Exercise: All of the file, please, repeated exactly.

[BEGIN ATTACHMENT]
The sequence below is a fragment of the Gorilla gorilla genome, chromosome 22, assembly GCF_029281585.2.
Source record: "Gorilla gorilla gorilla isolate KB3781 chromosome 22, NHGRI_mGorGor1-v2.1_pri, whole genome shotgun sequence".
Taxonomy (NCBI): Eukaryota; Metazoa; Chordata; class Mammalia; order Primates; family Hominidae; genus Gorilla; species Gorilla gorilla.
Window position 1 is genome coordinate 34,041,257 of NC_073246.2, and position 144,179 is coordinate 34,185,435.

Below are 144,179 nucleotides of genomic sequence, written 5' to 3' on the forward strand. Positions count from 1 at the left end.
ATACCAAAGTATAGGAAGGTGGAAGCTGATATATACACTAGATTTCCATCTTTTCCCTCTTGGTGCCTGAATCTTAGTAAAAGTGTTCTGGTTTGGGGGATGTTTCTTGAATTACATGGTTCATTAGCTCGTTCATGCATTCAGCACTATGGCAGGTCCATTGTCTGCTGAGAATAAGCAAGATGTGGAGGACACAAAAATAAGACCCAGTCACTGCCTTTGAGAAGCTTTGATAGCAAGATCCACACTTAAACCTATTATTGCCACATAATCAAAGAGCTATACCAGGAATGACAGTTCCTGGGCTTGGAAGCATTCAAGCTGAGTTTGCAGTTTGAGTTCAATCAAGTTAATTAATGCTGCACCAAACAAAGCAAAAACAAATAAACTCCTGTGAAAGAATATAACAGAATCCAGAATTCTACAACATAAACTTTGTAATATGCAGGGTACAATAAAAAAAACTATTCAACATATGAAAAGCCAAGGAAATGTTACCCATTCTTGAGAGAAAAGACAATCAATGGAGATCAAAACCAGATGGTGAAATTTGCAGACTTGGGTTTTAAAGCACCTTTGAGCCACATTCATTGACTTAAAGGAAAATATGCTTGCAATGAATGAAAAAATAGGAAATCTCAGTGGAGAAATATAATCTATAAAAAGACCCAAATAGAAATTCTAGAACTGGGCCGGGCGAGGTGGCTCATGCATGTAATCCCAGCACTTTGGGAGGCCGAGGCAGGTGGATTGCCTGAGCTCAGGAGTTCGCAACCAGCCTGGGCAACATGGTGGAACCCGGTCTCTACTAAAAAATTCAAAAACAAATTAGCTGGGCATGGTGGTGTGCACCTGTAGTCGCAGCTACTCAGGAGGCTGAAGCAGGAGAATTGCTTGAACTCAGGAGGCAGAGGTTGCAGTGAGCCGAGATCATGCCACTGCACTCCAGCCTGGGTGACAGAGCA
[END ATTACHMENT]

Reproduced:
The sequence below is a fragment of the Gorilla gorilla genome, chromosome 22, assembly GCF_029281585.2.
Source record: "Gorilla gorilla gorilla isolate KB3781 chromosome 22, NHGRI_mGorGor1-v2.1_pri, whole genome shotgun sequence".
Taxonomy (NCBI): Eukaryota; Metazoa; Chordata; class Mammalia; order Primates; family Hominidae; genus Gorilla; species Gorilla gorilla.
Window position 1 is genome coordinate 34,041,257 of NC_073246.2, and position 144,179 is coordinate 34,185,435.

Below are 144,179 nucleotides of genomic sequence, written 5' to 3' on the forward strand. Positions count from 1 at the left end.
ATACCAAAGTATAGGAAGGTGGAAGCTGATATATACACTAGATTTCCATCTTTTCCCTCTTGGTGCCTGAATCTTAGTAAAAGTGTTCTGGTTTGGGGGATGTTTCTTGAATTACATGGTTCATTAGCTCGTTCATGCATTCAGCACTATGGCAGGTCCATTGTCTGCTGAGAATAAGCAAGATGTGGAGGACACAAAAATAAGACCCAGTCACTGCCTTTGAGAAGCTTTGATAGCAAGATCCACACTTAAACCTATTATTGCCACATAATCAAAGAGCTATACCAGGAATGACAGTTCCTGGGCTTGGAAGCATTCAAGCTGAGTTTGCAGTTTGAGTTCAATCAAGTTAATTAATGCTGCACCAAACAAAGCAAAAACAAATAAACTCCTGTGAAAGAATATAACAGAATCCAGAATTCTACAACATAAACTTTGTAATATGCAGGGTACAATAAAAAAAACTATTCAACATATGAAAAGCCAAGGAAATGTTACCCATTCTTGAGAGAAAAGACAATCAATGGAGATCAAAACCAGATGGTGAAATTTGCAGACTTGGGTTTTAAAGCACCTTTGAGCCACATTCATTGACTTAAAGGAAAATATGCTTGCAATGAATGAAAAAATAGGAAATCTCAGTGGAGAAATATAATCTATAAAAAGACCCAAATAGAAATTCTAGAACTGGGCCGGGCGAGGTGGCTCATGCATGTAATCCCAGCACTTTGGGAGGCCGAGGCAGGTGGATTGCCTGAGCTCAGGAGTTCGCAACCAGCCTGGGCAACATGGTGGAACCCGGTCTCTACTAAAAAATTCAAAAACAAATTAGCTGGGCATGGTGGTGTGCACCTGTAGTCGCAGCTACTCAGGAGGCTGAAGCAGGAGAATTGCTTGAACTCAGGAGGCAGAGGTTGCAGTGAGCCGAGATCATGCCACTGCACTCCAGCCTGGGTGACAGAGCA